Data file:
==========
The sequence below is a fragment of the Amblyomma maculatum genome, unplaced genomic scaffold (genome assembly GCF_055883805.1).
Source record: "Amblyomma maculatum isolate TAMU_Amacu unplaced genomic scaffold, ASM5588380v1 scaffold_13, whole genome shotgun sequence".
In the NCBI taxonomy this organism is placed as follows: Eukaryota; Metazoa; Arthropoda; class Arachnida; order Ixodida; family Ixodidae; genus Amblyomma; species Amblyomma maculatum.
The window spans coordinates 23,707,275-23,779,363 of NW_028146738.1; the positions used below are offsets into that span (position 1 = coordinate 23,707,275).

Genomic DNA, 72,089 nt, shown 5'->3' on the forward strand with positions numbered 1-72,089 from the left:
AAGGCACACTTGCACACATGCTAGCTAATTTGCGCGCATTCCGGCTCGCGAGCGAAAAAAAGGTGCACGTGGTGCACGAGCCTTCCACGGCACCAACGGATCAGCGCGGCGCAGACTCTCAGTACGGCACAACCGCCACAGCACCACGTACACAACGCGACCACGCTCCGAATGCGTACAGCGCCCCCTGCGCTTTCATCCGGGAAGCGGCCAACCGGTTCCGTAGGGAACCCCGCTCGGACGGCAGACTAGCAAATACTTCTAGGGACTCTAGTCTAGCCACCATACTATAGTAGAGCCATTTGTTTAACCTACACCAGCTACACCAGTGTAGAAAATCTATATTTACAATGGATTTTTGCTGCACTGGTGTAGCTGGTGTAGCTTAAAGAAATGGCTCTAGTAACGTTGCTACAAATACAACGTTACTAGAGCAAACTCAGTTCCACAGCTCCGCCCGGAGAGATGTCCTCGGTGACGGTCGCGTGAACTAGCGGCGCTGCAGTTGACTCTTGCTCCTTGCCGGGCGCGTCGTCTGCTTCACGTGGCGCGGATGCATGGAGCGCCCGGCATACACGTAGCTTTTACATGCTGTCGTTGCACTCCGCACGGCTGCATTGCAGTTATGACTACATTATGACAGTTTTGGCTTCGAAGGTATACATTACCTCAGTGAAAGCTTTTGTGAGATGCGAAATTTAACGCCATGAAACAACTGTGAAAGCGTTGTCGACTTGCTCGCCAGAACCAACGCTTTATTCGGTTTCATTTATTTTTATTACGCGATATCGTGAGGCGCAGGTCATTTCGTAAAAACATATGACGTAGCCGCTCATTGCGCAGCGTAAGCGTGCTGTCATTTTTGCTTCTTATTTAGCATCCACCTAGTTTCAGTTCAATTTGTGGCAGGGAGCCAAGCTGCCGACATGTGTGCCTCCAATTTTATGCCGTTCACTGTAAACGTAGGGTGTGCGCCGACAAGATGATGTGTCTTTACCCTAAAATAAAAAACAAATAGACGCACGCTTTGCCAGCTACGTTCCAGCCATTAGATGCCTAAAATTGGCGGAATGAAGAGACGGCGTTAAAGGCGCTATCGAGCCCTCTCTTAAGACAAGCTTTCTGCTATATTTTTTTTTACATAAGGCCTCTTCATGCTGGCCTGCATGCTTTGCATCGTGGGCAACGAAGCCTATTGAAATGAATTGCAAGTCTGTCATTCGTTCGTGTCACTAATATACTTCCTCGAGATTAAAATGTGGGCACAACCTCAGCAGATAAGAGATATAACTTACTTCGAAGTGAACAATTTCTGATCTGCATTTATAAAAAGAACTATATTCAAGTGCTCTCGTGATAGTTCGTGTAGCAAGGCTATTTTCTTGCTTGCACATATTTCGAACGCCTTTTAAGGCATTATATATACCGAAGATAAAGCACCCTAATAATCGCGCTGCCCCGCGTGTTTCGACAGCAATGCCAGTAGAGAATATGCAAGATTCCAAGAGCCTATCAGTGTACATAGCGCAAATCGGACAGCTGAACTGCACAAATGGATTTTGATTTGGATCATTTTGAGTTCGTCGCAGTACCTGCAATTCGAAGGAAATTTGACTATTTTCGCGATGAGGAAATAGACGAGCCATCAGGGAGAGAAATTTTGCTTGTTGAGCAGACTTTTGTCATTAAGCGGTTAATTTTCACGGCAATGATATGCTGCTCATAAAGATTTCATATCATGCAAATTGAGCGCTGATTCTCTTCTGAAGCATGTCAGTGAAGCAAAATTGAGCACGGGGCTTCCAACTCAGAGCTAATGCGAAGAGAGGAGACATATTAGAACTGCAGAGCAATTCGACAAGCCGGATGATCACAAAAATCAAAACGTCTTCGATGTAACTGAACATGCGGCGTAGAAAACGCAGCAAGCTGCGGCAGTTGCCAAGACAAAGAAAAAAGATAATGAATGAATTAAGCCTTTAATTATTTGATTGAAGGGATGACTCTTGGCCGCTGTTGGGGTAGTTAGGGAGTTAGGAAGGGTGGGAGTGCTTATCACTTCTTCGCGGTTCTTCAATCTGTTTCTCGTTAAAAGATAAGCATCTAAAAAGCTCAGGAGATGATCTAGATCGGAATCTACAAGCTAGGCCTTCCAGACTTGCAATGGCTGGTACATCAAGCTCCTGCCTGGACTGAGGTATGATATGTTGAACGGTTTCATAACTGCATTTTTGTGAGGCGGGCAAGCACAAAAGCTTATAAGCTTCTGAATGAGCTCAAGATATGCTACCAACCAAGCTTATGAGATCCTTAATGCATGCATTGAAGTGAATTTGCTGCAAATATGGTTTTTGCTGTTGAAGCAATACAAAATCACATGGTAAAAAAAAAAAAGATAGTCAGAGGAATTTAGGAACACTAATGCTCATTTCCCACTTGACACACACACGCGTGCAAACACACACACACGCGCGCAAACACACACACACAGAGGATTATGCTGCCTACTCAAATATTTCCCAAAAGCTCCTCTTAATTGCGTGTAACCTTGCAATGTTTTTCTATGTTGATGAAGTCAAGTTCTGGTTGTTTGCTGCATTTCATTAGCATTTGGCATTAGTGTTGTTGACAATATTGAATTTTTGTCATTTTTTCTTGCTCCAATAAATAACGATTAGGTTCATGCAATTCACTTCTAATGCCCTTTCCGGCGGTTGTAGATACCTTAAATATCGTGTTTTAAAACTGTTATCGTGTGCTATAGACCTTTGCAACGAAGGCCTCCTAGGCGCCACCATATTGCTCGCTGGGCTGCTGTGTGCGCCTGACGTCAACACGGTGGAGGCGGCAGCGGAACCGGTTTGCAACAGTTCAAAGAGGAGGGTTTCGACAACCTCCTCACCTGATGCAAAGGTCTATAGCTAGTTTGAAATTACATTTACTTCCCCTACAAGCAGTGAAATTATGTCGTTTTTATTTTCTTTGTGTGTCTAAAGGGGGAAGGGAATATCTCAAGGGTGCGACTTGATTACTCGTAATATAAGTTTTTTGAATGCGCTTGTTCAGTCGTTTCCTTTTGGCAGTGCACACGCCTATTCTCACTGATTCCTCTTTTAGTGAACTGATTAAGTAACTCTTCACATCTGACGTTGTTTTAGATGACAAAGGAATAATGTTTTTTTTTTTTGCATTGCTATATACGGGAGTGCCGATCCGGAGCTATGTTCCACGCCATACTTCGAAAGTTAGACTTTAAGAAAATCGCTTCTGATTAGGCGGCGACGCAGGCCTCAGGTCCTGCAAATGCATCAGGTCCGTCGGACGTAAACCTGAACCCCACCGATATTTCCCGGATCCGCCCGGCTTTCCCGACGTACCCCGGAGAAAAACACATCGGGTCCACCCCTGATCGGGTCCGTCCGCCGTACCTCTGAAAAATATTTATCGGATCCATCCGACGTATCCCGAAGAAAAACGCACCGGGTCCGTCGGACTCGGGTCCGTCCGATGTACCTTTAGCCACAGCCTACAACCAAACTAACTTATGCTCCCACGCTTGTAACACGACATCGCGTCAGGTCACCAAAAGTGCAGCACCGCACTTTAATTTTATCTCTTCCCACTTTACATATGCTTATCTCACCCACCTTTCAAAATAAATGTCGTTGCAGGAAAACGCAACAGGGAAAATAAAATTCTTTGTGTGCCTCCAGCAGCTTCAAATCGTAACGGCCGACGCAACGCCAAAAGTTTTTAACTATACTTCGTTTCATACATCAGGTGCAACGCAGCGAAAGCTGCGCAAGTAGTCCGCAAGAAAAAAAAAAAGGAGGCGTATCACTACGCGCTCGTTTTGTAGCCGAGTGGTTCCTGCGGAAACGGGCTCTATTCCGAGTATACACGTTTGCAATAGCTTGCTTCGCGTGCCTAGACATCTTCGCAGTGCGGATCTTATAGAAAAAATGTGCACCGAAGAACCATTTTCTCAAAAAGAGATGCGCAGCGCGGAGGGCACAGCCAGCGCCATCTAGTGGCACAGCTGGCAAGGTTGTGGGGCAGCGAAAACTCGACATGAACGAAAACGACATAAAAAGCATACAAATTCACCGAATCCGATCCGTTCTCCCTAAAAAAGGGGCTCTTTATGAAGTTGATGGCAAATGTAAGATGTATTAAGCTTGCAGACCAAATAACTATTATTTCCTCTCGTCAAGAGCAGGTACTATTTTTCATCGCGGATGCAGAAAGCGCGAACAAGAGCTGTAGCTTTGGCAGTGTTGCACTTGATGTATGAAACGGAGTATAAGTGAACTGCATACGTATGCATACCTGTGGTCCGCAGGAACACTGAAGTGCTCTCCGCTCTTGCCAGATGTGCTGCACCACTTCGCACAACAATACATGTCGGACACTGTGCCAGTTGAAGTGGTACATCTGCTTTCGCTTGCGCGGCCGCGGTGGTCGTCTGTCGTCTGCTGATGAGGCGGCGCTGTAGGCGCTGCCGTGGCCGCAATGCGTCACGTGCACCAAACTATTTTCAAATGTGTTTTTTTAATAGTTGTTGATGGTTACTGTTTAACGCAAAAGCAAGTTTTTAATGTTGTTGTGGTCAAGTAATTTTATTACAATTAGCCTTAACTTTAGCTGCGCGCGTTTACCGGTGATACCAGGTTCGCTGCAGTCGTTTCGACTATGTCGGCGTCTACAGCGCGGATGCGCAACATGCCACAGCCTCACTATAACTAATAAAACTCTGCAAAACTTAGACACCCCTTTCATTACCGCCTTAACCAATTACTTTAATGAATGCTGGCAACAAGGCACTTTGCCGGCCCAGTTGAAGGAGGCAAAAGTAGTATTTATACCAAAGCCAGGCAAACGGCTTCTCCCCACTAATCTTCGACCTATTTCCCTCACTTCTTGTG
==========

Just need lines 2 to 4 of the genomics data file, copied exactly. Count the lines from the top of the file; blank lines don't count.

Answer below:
Source record: "Amblyomma maculatum isolate TAMU_Amacu unplaced genomic scaffold, ASM5588380v1 scaffold_13, whole genome shotgun sequence".
In the NCBI taxonomy this organism is placed as follows: Eukaryota; Metazoa; Arthropoda; class Arachnida; order Ixodida; family Ixodidae; genus Amblyomma; species Amblyomma maculatum.
The window spans coordinates 23,707,275-23,779,363 of NW_028146738.1; the positions used below are offsets into that span (position 1 = coordinate 23,707,275).